Boston University Adds Division I Men's Lacrosse for 2013-14 Season
|Courtesy Boston University athletics|
Once is nice, twice is a pattern and is three a trend?
Boston University on Tuesday morning said it will elevate men's lacrosse from club to varsity status beginning with the 2013-14 season. The news comes less than a week after Furman University in South Carolina said it would add NCAA Division I men's and women's programs for the spring 2015 season, and roughly two weeks after the University of Colorado announced its plans for a Division I women's team in the spring of 2014.
Talk about growth. It's happening.
The Boston news came in conjunction with the a statement from the university announcing a $3 million gift from Boston-based New Balance for a new state-of-the-art athletic facility for field hockey "and the entire BU community," the university said.
Men's lacrosse will not play home games at the new facility -- the team may practice there, an athletic department spokesperson told Lacrosse Magazine on Tuesday -- but the creation of the new facility opened up time and space at Nickerson Field, which is used for various BU club and intramural sports and classes. Men's lacrosse will play at Nickerson, the former home of Major League Lacrosse's Boston Cannons that in 2004 and 2005 served as host for the MLL Championship Weekend.
BU will look to hire a head coach by late spring or summer of this year, which coincides with the end of the current college lacrosse season. The team likely will join the America East Conference, playing in league with Albany, Binghamton, Hartford, Stony Brook, UMBC and Vermont.
The BU women currently play in the America East and have won nine conference titles and reached the 2005 NCAA tournament quarterfinals.
BU on Tuesday also announced the addition of women's lightweight rowing, starting with the 2012-13 season. The additions of that sport and varsity men's lacrosse mark the first time the roster of sports at BU has expanded since 2004, and bring the total number of sports offered to 25, 11 men's and 14 women's.
"This is another giant step forward for our program, with strategic investments in programs that are vital to the continued development of our department and the enhanced national visibility of the BU Athletics' brand," BU assistant vice president and director of athletics Mike Lynch said. "We are thrilled with this development and wish to thank all those who are helping to bring it to fruition."
It's unclear who's next to add lacrosse as a varsity sport, but it's hard to ignore the recent trend.
The University of Southern California, which added Division I women's lacrosse in November 2010, has also had internal discussions about adding a Division I men's team. That continues, although no announcment is imminent.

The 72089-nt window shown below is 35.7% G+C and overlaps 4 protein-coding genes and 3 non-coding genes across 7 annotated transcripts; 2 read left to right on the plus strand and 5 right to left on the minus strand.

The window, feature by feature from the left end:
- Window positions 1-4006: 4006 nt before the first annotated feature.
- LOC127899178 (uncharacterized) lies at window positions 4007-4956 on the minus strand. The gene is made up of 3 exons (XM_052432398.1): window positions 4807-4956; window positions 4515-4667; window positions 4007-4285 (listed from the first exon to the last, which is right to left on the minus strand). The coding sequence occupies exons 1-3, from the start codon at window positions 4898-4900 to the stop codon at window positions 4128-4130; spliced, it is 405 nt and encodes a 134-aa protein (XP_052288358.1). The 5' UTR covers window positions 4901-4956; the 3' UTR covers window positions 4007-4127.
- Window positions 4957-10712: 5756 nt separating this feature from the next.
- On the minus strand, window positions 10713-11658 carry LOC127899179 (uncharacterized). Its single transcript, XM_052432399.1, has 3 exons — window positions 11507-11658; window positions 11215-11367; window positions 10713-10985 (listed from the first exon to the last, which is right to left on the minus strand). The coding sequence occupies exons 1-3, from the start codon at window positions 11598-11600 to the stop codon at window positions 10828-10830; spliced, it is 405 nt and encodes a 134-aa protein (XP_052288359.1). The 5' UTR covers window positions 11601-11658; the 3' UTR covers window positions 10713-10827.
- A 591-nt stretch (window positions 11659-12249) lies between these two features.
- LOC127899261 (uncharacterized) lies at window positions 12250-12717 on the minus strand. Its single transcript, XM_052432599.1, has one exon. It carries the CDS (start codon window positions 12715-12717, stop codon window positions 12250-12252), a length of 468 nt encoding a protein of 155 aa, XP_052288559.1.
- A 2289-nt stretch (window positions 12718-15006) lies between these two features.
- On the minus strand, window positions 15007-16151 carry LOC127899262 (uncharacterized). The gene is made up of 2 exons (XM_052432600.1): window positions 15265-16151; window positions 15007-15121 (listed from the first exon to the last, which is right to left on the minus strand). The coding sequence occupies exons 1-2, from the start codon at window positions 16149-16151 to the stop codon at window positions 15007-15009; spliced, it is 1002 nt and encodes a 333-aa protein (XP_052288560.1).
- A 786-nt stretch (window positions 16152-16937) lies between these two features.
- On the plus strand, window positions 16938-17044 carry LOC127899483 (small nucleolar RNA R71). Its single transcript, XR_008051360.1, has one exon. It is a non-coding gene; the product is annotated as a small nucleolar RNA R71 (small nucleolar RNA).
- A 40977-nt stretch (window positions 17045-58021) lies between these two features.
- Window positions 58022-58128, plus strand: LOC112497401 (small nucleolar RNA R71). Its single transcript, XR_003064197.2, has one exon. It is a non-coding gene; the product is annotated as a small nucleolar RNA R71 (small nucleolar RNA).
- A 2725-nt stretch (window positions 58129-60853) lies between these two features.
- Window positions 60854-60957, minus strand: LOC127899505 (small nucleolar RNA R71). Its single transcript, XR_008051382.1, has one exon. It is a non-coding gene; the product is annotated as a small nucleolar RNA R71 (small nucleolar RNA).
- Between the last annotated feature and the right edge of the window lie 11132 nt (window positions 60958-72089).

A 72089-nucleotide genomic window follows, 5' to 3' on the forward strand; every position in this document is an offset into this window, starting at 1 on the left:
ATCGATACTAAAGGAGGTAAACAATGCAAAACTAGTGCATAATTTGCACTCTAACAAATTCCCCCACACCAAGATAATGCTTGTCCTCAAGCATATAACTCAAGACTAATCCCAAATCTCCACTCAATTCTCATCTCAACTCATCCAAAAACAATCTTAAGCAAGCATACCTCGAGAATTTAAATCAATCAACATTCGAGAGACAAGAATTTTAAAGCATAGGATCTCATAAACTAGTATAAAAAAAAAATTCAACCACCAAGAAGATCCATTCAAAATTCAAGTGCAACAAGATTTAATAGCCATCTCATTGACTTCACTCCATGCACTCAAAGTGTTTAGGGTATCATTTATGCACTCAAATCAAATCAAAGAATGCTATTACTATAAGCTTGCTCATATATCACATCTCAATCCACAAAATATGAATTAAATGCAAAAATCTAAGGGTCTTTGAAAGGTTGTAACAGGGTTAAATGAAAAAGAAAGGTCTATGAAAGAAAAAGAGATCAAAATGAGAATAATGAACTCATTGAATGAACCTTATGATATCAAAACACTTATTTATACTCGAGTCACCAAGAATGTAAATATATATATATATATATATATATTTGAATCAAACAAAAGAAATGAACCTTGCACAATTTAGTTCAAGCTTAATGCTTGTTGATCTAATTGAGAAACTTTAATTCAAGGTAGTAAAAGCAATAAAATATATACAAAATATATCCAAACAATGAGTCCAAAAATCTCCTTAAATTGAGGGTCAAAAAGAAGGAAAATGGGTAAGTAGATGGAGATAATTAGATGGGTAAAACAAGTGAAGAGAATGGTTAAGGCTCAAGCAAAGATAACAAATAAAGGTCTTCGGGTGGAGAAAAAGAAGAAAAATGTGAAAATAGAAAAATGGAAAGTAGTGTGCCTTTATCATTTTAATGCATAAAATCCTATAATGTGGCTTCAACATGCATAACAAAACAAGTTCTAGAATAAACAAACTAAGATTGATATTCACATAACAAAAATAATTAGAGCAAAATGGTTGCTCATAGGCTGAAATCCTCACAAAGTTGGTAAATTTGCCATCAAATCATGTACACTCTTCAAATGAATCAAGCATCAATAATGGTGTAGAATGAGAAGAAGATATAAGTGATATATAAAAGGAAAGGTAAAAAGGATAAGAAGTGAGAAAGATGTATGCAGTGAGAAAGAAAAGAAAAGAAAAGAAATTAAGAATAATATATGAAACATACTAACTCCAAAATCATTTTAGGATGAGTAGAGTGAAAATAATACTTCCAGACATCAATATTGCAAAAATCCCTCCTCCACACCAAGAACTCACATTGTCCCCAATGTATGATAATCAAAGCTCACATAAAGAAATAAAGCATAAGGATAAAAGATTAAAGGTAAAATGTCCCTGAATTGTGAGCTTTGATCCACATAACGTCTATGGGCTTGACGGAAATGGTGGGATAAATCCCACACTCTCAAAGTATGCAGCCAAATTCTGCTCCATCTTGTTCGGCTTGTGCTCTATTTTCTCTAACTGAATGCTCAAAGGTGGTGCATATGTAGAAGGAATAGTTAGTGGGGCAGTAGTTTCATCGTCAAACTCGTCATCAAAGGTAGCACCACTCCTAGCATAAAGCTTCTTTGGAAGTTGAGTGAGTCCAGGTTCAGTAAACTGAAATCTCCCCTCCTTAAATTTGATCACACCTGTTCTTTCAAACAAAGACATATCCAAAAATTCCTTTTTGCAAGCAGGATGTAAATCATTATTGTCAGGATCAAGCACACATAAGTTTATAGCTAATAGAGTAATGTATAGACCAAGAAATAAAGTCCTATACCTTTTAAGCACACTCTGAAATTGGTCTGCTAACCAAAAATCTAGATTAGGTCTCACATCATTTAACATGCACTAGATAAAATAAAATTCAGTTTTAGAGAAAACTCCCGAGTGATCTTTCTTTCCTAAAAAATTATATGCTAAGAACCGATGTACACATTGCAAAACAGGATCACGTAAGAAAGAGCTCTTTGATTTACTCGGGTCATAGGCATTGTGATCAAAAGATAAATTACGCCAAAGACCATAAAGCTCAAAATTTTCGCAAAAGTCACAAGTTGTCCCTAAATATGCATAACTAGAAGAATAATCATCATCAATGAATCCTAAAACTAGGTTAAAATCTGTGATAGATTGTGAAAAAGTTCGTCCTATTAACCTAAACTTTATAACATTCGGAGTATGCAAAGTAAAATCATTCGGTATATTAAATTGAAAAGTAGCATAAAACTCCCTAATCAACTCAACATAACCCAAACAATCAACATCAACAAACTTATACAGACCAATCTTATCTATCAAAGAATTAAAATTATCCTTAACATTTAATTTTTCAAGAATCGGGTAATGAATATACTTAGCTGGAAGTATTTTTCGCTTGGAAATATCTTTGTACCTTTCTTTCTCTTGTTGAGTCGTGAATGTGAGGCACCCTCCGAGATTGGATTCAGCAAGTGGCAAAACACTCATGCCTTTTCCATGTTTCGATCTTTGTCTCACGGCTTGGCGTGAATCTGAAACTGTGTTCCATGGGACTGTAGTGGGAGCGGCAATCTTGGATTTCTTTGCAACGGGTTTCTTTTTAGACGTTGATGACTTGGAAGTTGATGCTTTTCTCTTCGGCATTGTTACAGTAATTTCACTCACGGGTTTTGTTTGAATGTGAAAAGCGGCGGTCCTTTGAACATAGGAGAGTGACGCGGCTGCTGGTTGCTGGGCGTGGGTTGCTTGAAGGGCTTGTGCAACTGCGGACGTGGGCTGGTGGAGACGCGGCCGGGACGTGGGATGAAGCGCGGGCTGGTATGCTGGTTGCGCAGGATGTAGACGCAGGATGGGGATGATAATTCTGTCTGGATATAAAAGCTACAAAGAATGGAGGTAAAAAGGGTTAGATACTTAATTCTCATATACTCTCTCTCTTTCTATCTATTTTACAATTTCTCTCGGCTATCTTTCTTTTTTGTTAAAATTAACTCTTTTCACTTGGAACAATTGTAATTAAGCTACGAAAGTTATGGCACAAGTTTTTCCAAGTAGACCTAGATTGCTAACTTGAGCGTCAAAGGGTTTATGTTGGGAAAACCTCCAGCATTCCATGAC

USC senior associate athletic director Mark Jackson told LM last May, "We recognize how fast the sport is growing, and the popularity from youth lacrosse all the way up. It's something we're really cognizant of. We launched women's lacrosse and hopefully men's lacrosse is somewhere in our future."
Jackson told Lacrosse Magazine Wednesday night there have been no further developments.
What is clear is athletic departments and colleges and universities are finding lacrosse can provide benefits to their institutions.
Michigan athletic director Dave Brandon laid out his vision for the sport in an interview with LM last fall, in which he called lacrosse "a sport of the future" that would allow the school to build its brand and reach new people on television and other media.
Even so, a practical matter is having the resources, funding and gender equity to start a varsity program or programs, which Brandon alluded to in that same interview. The Furman programs, for example, were added following a $5 million anonymous donation. Michigan had a very supportive fundraising group. Boston University added in part because of field space opened up by its new athletic facility that came from a $3 million gift.
But as Brandon, the former CEO of Domino's Pizza, said of his reasons for green-lighting the Wolverines' varsity men's and women's programs, "We're blessed here with having the resources that afford us the ability, and the donor base, to do this. I don't know that everybody does, but there are a number who do and I would suggest that if they are looking at the same trends we were looking at and if they're thinking about the future, I would expect that there would be other program's added. I would be surprised if there weren't."
After these last two weeks, it's safe to say he's not surprised.
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